Introducing the new Cindy Sherman retrospective to the press corps at the Walker Art Center on November 8 (it opens to the public on Saturday, November 10), Museum of Modern Art curator Eva Respini mentioned the exhibit’s relevance “in the age of Facebook.” That’s the kind of phrase that’s often used synonymous with “in 2012,” whether or not the speaker intends to actually say anything substantive about online identity—but in this case, it was apt. Social media, Facebook in particular, now force many of us to engage questions of identity, artifice, and representation on a daily basis, and those are questions that are very relevant to Sherman’s 35-year body of work.
Sherman’s practice is perhaps the most focused and consistent of any major artist of her generation: she takes photographs of herself. As Respini made a point to clarify, however, though Sherman’s body is her major subject, her photographs are not self-portraits. From the very beginning of her career, in the 1970s, Sherman has been posing as characters in photographs that she creates entirely herself. The self-contained nature of her practice has become increasingly impressive through the decades as she’s created increasingly elaborate sets, added makeup, and in recent years begun to use Photoshop.
The exhibit, simply titled Cindy Sherman, is almost as accessible as the Walker’s Internet Cat Video Film Festival. Any visitor will be able to understand Sherman’s project, and to readily appreciate the craft and imagination that’s gone into her work. Some of the work is beautiful (notably the stunning “Untitled Film Stills”), much is grotesque, and all will fascinate. Respini noted that though Sherman is a pioneer of photography in contemporary art, she’s not steeped in the fine-art photography tradition: her references tend to come from film, television, and painting rather than from modernist photography. That means that the references in Sherman’s work are easy for the average pop-culture vulture to catch.
What makes Sherman great, though, is not merely her inventiveness, consistency, and eye-popping compositions: it’s the layers of questions her work asks, and that she refuses to answer. That refusal begins with the fact that all of her works are untitled, numbered in sequence by her dealer. Sherman’s work is fundamentally narrative, but she’s just illustrating the stories—you have to tell them yourself.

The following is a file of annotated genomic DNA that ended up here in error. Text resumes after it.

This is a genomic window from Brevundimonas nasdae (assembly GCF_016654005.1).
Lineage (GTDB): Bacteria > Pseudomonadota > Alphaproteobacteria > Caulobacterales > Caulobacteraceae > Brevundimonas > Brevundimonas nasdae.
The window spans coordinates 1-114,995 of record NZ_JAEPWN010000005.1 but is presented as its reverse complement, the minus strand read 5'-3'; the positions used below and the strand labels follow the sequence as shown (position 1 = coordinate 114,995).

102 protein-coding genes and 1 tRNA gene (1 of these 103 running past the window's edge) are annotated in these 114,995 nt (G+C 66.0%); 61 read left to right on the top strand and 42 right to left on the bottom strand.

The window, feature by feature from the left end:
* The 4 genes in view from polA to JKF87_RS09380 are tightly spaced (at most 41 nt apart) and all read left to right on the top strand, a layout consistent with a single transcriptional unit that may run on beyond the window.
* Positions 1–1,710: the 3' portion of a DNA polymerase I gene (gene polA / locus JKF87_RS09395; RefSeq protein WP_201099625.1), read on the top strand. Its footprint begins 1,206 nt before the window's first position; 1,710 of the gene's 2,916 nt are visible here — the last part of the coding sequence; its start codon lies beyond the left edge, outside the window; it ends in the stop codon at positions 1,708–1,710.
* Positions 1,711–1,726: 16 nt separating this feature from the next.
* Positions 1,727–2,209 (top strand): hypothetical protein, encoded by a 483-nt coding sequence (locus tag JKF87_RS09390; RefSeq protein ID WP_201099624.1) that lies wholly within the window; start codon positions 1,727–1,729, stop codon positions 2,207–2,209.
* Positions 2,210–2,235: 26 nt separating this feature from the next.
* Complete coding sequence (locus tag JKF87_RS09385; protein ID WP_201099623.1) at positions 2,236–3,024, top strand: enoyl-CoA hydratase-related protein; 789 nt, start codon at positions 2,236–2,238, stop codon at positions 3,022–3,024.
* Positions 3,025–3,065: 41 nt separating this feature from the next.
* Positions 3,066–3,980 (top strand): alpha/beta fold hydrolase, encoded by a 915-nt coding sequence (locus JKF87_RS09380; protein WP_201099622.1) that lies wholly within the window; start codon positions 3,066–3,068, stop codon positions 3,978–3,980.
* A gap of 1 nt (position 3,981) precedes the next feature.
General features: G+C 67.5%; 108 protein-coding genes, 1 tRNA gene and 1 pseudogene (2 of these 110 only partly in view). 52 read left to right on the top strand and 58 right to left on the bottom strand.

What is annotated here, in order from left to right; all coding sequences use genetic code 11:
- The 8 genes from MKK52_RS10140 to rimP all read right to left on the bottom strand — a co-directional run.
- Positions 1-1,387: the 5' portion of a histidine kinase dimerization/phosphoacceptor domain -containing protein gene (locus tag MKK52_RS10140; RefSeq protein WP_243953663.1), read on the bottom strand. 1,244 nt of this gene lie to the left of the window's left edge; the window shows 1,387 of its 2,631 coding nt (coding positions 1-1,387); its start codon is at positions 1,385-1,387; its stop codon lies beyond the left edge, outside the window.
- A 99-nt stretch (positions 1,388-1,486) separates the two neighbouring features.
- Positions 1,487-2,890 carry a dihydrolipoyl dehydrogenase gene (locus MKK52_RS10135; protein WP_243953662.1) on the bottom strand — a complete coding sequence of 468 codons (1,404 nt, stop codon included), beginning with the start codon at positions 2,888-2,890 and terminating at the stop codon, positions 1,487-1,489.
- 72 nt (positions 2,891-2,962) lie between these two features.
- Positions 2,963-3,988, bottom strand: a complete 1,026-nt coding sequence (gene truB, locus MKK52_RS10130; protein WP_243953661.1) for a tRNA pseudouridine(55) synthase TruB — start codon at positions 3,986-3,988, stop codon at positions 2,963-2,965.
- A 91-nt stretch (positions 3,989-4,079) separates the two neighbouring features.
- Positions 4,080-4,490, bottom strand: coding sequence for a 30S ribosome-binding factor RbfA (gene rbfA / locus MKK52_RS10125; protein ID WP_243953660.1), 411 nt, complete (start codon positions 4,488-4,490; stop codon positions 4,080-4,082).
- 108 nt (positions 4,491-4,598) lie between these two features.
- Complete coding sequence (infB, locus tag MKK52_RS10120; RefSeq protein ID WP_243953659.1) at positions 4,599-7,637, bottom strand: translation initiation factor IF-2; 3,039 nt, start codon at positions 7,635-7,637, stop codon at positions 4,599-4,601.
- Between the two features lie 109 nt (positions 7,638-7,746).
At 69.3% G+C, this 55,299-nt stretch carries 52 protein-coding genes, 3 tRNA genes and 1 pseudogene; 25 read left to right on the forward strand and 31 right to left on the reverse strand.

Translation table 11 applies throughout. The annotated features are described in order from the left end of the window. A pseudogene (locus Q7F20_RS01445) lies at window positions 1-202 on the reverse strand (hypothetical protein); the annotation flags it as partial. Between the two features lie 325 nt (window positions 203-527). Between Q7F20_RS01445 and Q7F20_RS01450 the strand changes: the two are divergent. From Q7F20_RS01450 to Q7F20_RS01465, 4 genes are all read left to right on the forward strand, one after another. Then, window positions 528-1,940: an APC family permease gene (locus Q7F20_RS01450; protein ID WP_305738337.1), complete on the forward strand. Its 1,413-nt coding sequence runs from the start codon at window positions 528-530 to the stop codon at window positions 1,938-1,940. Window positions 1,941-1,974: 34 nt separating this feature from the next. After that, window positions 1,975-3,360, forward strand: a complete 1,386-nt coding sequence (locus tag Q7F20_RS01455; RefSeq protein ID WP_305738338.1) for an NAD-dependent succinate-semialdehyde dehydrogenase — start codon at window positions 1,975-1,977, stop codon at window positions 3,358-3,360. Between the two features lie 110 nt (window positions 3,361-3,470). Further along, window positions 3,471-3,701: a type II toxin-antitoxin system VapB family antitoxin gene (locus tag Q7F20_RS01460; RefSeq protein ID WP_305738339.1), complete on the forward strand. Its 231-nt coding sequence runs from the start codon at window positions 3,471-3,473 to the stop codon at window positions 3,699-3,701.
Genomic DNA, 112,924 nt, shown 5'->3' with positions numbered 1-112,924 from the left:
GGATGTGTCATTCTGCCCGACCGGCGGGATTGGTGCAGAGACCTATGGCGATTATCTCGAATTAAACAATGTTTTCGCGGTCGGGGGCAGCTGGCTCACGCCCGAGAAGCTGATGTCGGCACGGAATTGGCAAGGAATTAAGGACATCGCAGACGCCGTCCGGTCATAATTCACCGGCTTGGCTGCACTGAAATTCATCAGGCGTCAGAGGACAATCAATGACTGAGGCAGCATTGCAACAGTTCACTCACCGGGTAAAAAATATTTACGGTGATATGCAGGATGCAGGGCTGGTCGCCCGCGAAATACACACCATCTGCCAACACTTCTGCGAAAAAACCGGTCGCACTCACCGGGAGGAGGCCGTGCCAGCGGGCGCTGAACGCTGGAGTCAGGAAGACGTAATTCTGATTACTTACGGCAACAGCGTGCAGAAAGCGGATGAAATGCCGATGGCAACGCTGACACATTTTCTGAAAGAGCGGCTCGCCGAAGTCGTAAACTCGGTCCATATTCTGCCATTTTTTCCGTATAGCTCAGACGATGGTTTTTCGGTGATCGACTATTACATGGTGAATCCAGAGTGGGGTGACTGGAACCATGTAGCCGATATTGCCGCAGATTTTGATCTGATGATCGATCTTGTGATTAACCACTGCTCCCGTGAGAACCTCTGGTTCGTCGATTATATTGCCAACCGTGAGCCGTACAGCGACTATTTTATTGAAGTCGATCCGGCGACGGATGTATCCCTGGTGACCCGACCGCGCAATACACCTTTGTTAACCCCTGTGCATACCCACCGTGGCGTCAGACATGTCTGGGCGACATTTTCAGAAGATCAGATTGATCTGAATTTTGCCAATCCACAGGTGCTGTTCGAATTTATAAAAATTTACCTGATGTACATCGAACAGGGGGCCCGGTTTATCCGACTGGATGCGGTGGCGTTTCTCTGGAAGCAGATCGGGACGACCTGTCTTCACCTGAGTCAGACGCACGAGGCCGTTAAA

Respini pointed out a controversial photo in the “Film Stills” series, depicting a woman who some viewers see as a victim of sexual assault. Others, though, will look at the woman lying sweaty and distressed in bed and imagine a very different story. Either way, you care about the woman because Sherman makes her so human, so empathetic. I was surprised and impressed to realize, when Respini mentioned it, that the poses of the characters in the “Film Stills” series are drawn from men’s skin magazines; whereas models in such photos look serene and inviting, Sherman’s (clothed) characters are very much occupied with their own lives—whatever those lives may be.
After moving through series inspired by fairy tales, Renaissance portraiture, and fashion, the exhibit concludes with Sherman’s remarkable series of society portraits: wealthy women “of a certain age,” as Respini put it (Sherman is now 58), both proud and vulnerable in their expensive clothes and lavish surroundings. The intentionally visible makeup Sherman uses to transform herself into these characters exaggerates—though sometimes only slightly—the unconvincing cosmetic alterations that people of means often seek to mask the effects of age.
This is the best kind of retrospective: a show that’s truly greater than the sum of its parts. The society portraits gain enormous power from being seen in the context of Sherman’s early work, when her hide-and-seek game with herself seemed playful and often sexy. As the viewer moves chronologically through Sherman’s life and work, her practice gains gravity and, increasingly, questions itself. If Sherman’s photographs are not self-portraits…what does it mean for a photograph to truly depict the self? In the age of Facebook, that’s a timely question indeed.
Read Jay Gabler’s capsule review of The Renegades: American Avant-Garde Film, 1960-1973, also now on view at the Walker Art Center.